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In Flower this Week

A weekly news sheet prepared by a Gardens' volunteer.
Numbers in square brackets [] refer to garden bed Sections. Plants in flower are in bold type.

10 September 2004

flower image
Eucalyptus sideroxylon - click for larger image

 Our fair city is clad with golden wattles as are these Gardens which glow in all areas, so this walk will include a selection of these colourful plants.  In the southern carpark, draping the lower rock wall yellow with soft golden flower balls is the Cootamundra Wattle, a prostrate form of  Acacia baileyana [Section 227] whereas the upper wall is draped with the maturing gold of the prostrate cultivars Acacia ‘Gold Lace’ [Section 226] and Acacia ‘Cascade’ [Section 226]  At the far end of the carpark is Eucalyptus sideroxylon [Section 226], a tree with dark flaky bark and an abundance of cream flowers.  Below the Visitors Centre a sloping garden is clad with the pink and cream spider flowers of the prostrate form of Grevillea lanigera ‘Mt. Tamboritha’ [Section 223].  Ascending the stairs to the Visitors Centre, Zieria formosa [Section 221] is a dense shrub with an abundance of pink buds and tiny pink flowers amid the green-grey foliage.  Opposite, a dense climber, Hardenbergia violacea [Section 172 and elsewhere] is showing few of many sprays of purple pea flowers.

Above Banks Walk the slope is covered with the Snowy River Wattle, Acacia boormanii [Section 210] so brilliant with its soft fluffy flower balls.  Around the corner and sheltered by the wattle, Hakea ‘Winter Burgundy’ [Section 210] is upright with its startling flower balls tight around the upper stems.  Continuing along the main path Darwinia ‘Mondurup Bell’[Section 174] is a small open shrub with its attractive pendent red bell flowers now maturing.  Grevillea alpina ‘Warby Ranges form’ [Section 174] has an upright open habit with limbs blanketed with short leaves and highlighted with orange-red spider flowers.  Grevillea ‘Flame ‘n Beauty’ [Section 174] is now revealing its toothbrush-like flowers coloured cream with long red styles.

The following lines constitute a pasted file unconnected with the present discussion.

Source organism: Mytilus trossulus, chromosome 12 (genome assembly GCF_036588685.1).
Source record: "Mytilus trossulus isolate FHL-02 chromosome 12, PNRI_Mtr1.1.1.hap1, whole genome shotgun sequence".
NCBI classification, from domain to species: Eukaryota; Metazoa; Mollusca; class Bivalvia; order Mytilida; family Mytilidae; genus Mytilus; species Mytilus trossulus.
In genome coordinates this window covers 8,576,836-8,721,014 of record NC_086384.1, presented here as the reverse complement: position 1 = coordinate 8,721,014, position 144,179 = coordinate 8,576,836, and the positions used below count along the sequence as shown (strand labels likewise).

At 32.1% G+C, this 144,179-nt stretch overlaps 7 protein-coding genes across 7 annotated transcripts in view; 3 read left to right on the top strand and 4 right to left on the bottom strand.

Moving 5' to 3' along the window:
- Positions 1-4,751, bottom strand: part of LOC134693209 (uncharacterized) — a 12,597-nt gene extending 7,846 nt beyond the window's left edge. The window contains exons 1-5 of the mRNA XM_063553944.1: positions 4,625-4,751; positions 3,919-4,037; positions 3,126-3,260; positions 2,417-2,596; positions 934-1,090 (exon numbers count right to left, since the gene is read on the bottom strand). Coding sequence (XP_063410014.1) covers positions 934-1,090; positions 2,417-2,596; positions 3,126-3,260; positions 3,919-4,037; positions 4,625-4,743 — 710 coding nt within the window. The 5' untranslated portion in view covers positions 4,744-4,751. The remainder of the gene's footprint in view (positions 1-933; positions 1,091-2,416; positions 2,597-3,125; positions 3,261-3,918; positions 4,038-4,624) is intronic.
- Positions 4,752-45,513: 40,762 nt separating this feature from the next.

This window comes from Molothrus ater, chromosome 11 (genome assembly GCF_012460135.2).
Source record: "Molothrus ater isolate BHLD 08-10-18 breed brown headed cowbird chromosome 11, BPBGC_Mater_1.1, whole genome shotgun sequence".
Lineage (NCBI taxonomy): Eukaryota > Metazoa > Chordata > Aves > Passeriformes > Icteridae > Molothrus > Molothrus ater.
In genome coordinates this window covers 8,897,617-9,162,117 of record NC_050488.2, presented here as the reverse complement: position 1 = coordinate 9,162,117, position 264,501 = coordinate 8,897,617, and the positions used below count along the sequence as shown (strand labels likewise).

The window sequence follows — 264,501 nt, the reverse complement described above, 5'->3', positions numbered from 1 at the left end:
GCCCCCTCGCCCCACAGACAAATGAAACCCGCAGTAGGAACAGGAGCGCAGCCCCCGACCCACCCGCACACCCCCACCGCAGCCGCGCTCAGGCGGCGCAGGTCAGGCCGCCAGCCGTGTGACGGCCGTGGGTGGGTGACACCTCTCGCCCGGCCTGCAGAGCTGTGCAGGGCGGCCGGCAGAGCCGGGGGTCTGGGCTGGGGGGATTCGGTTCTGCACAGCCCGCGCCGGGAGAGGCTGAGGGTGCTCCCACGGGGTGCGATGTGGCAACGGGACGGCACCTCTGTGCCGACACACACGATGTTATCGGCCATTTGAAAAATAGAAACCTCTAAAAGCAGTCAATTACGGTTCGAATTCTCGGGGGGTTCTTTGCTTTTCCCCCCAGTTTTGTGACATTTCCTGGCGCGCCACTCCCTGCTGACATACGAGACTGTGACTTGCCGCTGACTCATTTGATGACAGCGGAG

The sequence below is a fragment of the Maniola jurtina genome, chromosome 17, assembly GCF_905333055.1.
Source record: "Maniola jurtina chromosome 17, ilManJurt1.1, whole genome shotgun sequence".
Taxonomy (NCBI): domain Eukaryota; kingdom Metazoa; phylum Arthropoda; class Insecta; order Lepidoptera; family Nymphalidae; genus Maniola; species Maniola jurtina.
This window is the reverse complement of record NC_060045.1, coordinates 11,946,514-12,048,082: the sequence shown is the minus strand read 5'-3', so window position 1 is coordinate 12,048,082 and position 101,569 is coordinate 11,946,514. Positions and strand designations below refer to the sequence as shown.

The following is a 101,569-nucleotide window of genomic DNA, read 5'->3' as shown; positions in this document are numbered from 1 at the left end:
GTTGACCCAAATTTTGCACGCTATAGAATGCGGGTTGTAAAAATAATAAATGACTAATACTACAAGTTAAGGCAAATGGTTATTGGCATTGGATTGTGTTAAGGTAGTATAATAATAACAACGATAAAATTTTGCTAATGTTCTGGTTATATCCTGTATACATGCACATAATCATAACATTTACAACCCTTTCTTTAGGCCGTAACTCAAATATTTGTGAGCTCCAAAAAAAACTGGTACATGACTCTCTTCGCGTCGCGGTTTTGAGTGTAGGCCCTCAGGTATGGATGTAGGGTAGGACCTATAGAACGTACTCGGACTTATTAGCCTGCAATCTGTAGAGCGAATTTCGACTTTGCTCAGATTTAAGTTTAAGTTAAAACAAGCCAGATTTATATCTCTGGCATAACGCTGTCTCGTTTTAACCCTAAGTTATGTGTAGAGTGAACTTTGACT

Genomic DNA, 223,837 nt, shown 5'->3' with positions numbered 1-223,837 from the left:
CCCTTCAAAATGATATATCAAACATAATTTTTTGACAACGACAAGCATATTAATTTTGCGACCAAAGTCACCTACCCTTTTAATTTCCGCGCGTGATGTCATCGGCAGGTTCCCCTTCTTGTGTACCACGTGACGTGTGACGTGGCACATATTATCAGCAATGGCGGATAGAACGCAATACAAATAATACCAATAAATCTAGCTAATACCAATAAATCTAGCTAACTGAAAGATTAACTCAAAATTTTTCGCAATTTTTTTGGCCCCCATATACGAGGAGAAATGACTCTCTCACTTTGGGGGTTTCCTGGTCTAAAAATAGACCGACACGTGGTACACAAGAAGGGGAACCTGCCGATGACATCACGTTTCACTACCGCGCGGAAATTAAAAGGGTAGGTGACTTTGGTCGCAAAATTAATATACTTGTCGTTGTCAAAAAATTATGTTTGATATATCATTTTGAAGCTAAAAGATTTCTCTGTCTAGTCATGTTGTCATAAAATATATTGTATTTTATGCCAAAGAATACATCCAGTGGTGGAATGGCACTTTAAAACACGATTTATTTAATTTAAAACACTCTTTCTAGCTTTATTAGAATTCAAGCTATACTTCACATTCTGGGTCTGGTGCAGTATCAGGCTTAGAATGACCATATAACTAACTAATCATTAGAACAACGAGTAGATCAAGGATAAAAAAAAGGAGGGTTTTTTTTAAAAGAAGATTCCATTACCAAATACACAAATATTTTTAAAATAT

flower image
Eucalyptus caesia - click for larger image

Crossing the bridge and in front of the café, Templetonia retusa [Section 224] has large burnt red pea flowers to decorate the upright plant.  The Ellis Rowan Garden contains banksias including the dwarf Banksia spinulosa ‘Stumpy Gold’ [Section 131] with its deep gold flower spike.  Epacris longiflora [Section 131] has rows of bright red tubular flowers tipped with white pendent flowers from its wandering stems while Grevillea ‘Deua Flame’ [Section 131] is resplendent with its showy red flower clusters.  Not to be outdone, Epacris ‘Nectar Pink’ [Section 131] is vivid with stems covered with its pink and white tubular flowers.  Each side of the doors to the Friends Lounge, a wattle cultivar, Acacia ‘Scarlet Blaze’ [Section 131] is yet a medium upright open shrub so stunning with its many scarlet flower balls dotted with yellow – now that’s a find!  It’s a unique red flowered form of the usually yellow Acacia leprosa.

The backdrop of wattles across the path are those of Acacia covenyi [Section 240], better viewed from the lower path.  Continuing down the path Grevillea diminuta [Section 239] represents a desirable hedge with rust coloured flower clusters pendent from the dense foliage.  Opposite, Banksia ‘Giant Candles’ [Section 143] close to Banks Building, has long golden cylindrical flower spikes.  At the entrance to the Crosbie Morrison Building, view the splendid Eucalyptus caesia [Section 239] with their dark flaky trunks and white willowy branches bearing those large yellow centred crimson frilly flowers – worth finding …

Flowers are bursting out all over …

Barbara Daly.

Updated 10 September, 2004 , webmaster, ANBG (anbg-info@anbg.gov.au)